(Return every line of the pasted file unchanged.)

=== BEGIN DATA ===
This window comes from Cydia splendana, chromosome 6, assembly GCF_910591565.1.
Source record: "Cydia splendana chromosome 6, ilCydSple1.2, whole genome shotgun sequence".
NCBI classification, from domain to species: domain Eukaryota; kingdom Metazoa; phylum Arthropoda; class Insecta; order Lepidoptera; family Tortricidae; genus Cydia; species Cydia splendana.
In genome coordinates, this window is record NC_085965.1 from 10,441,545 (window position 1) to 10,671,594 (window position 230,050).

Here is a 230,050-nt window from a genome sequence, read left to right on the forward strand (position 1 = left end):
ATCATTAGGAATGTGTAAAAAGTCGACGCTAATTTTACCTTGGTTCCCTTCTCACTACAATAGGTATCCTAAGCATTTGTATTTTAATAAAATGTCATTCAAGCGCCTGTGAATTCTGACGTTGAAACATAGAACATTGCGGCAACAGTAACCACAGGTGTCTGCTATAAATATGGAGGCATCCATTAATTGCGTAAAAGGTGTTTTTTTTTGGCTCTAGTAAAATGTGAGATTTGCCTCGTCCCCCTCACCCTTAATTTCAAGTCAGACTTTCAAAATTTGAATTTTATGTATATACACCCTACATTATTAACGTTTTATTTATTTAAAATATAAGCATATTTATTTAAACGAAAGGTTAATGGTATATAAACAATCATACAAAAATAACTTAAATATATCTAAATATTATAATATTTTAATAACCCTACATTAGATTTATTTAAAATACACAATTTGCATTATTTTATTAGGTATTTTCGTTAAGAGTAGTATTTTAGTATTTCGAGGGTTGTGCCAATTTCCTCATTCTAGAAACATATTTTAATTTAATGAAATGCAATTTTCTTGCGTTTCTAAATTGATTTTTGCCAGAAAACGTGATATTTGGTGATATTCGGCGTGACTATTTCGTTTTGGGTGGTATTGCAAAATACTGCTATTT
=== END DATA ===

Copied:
This window comes from Cydia splendana, chromosome 6, assembly GCF_910591565.1.
Source record: "Cydia splendana chromosome 6, ilCydSple1.2, whole genome shotgun sequence".
NCBI classification, from domain to species: domain Eukaryota; kingdom Metazoa; phylum Arthropoda; class Insecta; order Lepidoptera; family Tortricidae; genus Cydia; species Cydia splendana.
In genome coordinates, this window is record NC_085965.1 from 10,441,545 (window position 1) to 10,671,594 (window position 230,050).

Here is a 230,050-nt window from a genome sequence, read left to right on the forward strand (position 1 = left end):
ATCATTAGGAATGTGTAAAAAGTCGACGCTAATTTTACCTTGGTTCCCTTCTCACTACAATAGGTATCCTAAGCATTTGTATTTTAATAAAATGTCATTCAAGCGCCTGTGAATTCTGACGTTGAAACATAGAACATTGCGGCAACAGTAACCACAGGTGTCTGCTATAAATATGGAGGCATCCATTAATTGCGTAAAAGGTGTTTTTTTTTGGCTCTAGTAAAATGTGAGATTTGCCTCGTCCCCCTCACCCTTAATTTCAAGTCAGACTTTCAAAATTTGAATTTTATGTATATACACCCTACATTATTAACGTTTTATTTATTTAAAATATAAGCATATTTATTTAAACGAAAGGTTAATGGTATATAAACAATCATACAAAAATAACTTAAATATATCTAAATATTATAATATTTTAATAACCCTACATTAGATTTATTTAAAATACACAATTTGCATTATTTTATTAGGTATTTTCGTTAAGAGTAGTATTTTAGTATTTCGAGGGTTGTGCCAATTTCCTCATTCTAGAAACATATTTTAATTTAATGAAATGCAATTTTCTTGCGTTTCTAAATTGATTTTTGCCAGAAAACGTGATATTTGGTGATATTCGGCGTGACTATTTCGTTTTGGGTGGTATTGCAAAATACTGCTATTT